- ItemCompliance of St Joseph’s Hospital Roma, Lesotho with the National Tuberculosis Programme of Lesotho, 2007 and 2008(AOSIS Publishing, 2014-09) Samuel, Oladoyinbo O.; De Villiers, Pierre J. T.Background: In 2009 Lesotho had an estimated TB prevalence of 696 cases/100 000 population − the 4th highest in the world. This epidemic was characterised by high rates of death, treatment failure and unknown treatment outcomes. These adverse outcomes were attributable to a high rate of TB and/or HIV co-infection and weaknesses in the implementation of Lesotho’s National Tuberculosis Programme (NTP). This study was conducted in St Joseph’s Hospital, Roma (SJHR) to assess the implementation of the NTP. Method: Records of 993 patients entered into the SJHR TB register between 2007 and 2008 were reviewed. Patients’ treatment details were extracted from the register, validated and analysed by STATA 10.0. Results: Of 993 patients registered: 88% were new patients, 37% were diagnosed on sputum smear microscopy alone, 35% were diagnosed on sputum smear microscopy with chest X-ray, whilst 25% were diagnosed on chest X-ray alone. In addition: 33% were sputum smear positive, 45% were sputum smear negative, and 22% had extra-pulmonary TB. As to treatment outcome: 26% were cured, 51% completed treatment, and 51% converted from sputum smear positive to sputum smear negative over six months, whilst 16% died. Regarding HIV, 77% of patients were tested for HIV and 59% had TB and/or HIV coinfection. Of ten NTP targets only the defaulter and treatment failure rate targets were met. Conclusion: Whilst only two out of ten NTP targets were met at SJHR in 2007–2008, improvements in TB case management were noted in 2008 which were probably due to the positive effects of audit on staff performance.
- ItemA description of patients with recurrence of pulmonary tuberculosis in a tuberculosis hospital, Ermelo(AOSIS OpenJournals, 2011) Akapabio, Ubon S.; De Villiers, Pierre J. T.Background: Retreatment TB (tuberculosis) is a serious category of pulmonary TB with a treatment outcome that could include MDR-TB (multidrug resistant TB). In the Msukaligwa municipality of Mpumalanga Province, South Africa, the burden of TB is high with poor treatment outcome indicators, thus creating some preconditions for retreatment TB. Knowledge of the characteristics of the patients and related health system factors would help in designing interventions to improve the care for patients, the adherence to medication and the prevention of retreatment TB. Aim of the study: The aim was to describe the occurrence, characteristics and management outcome of retreatment pulmonary tuberculosis in patients in a TB hospital in Ermelo. Objectives: The specific objectives were to describe the socio-demographic, behavioural and clinical factors related to recurrence of TB in patients; to determine the contribution of defaulting treatment to recurrence of TB in the study population; to identify the prevalence of resistance to TB medication amongst patients with retreatment TB; and to identify treatment outcomes in patients who have been followed up for the duration of retreatment TB. This study was set in the 58-bed TB hospital in Ermelo. The study design was cross-sectional and descriptive, and the study population comprised of patients admitted with TB at the Ermelo TB hospital between 01 January 2005 and 31 December 2007. Data were collected from the patients’ medical records and the TB registers by using a predesigned form. Data were analysed with Microsoft Excel Spreadsheet at the Centre for Statistical Consultation at the University of Stellenbosch. Results: All of the 388 patient records with retreatment TB, which formed 19.6% of TB patients admitted between 2005 and 2007, were reviewed. This comprised 66% male patients with a mean age of 41.4, and 34% female patients with a mean age of 35.3. They were mostly unemployed, and 93% had a primary education; 43% were unmarried and 34% were married. Retreatment TB was diagnosed with sputum smear microscopy in 71%, with a bacilli load of 3+ in 45% of the patients. Almost three-quarters (74%) of the patients have been afflicted by TB, 1–3 years before the episode under study. Retreatment TB categories were: ‘after treatment completed’, 69%; ‘default’, 19%; ‘after cure, 8%, and ‘treatment failure’, 4%. The majority, that is, 98% (169/172) of patients tested, had a HIV-positive status; the median CD4 cell count was 106 cells/μL at the time of retreatment, and very few (5%) were on ART (antiretroviral drug treatment). Drug resistance to primary TB drugs was as follows: Rifampicin (16%), Isoniazid (29%), Ethambutol (19%), and Streptomycin (23%). The treatment outcomes for those for whom data were available were: ‘successful’ (49.1%), ‘death’ (23.8%); and ‘treatment default’ (22.9%). MDR-TB caused complications in 3.3% of the patients. Conclusion: The majority of the retreatment TB patients were male patients with an average age of 41, and unemployed. More than two-thirds of the patients had completed TB treatment previously, and defaulting treatment accounted for less than one-quarter of retreatment categories. The process of care was better in terms of the diagnosis of TB with sputum smear. Improvement in the documentation of key factors such as smoking, alcohol, drug use amongst patients and co-morbidity, as well as counselling and testing for HIV and provision of ARTs, is required. Treatment outcomes with regard to successful outcomes should be monitored and improved.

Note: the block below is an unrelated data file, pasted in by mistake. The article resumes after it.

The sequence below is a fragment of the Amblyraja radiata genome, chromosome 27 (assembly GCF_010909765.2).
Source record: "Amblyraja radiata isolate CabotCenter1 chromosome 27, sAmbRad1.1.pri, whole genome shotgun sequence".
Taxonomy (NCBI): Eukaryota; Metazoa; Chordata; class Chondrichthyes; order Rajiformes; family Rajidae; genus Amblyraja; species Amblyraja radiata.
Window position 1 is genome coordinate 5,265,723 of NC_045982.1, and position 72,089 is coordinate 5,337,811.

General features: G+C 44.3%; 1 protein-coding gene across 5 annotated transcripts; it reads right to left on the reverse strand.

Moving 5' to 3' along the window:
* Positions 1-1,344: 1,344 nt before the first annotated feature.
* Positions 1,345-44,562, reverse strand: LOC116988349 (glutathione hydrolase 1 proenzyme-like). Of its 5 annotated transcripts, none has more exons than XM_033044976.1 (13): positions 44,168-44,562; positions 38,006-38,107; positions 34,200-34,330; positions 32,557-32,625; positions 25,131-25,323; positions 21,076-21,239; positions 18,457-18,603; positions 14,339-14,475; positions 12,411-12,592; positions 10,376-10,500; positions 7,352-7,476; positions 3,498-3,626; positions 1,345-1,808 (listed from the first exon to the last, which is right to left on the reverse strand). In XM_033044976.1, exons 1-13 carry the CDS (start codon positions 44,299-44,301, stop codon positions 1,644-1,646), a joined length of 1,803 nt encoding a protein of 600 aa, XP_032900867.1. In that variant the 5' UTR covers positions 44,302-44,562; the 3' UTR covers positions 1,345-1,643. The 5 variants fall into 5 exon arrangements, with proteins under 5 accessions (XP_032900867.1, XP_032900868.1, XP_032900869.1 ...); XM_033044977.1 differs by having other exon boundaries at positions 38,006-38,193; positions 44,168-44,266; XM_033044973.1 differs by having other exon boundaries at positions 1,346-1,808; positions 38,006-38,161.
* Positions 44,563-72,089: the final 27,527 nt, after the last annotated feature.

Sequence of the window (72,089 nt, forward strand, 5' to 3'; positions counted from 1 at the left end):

- ItemThe migration of South African graduates to Canada : a survey of medical practitioners in Saskatchewan(Medpharm Publications, 2000) Van der Vyver, J. D.; De Villiers, Pierre J. T.Aim of study: To determine the socio-demographic profile of South African doctors who have permanently emigrated to Saskatchewan, Canada, and to find out why they left, how they have adapted and if they intend returning to South Africa. Study design: A cross-sectional postal survey. Method: All South African qualified medical practitioners in Saskatchewan with permanent registration (N=2 l8) were mailed anonymity-assure questionnaires.A second mailing was sent to non-respondents. Results: A 59% (N= 107) response was elicited with 35 returned-to-sende. Most doctors (79%) had left South Africa after 1990. Most (58%) qualified at Afrikaans medium medical schools in South Africa. The male to female ratio was 88: | 2. Seventy-four percent 74%) of respondents were general practitioners. Prior to emigration, 67% of respondents were employed in the South African public service. Most doctors (59%) earned between R525 000 and R876 000 per year in Canada. Violence was the most important reason for leaving South Africa, followed by perceived economic problems in South Africa and adverse working conditions at State health facilities. Adaptation and positive adjustments in a newly acquired country and lifestyle were evident. Returning to South Africa does not seem likely unless crime and violence diminish substantially. Conclusion: Most emigrants were male, recently qualified from all the major medical schools in South Africa, with equal Afrikaans and English speaking proportions.They left mainly because of fear for their personal security and poor working conditions in the South African public health sector.They are well settled in their new country, earn above average incomes in Canada and are very unlikely to return.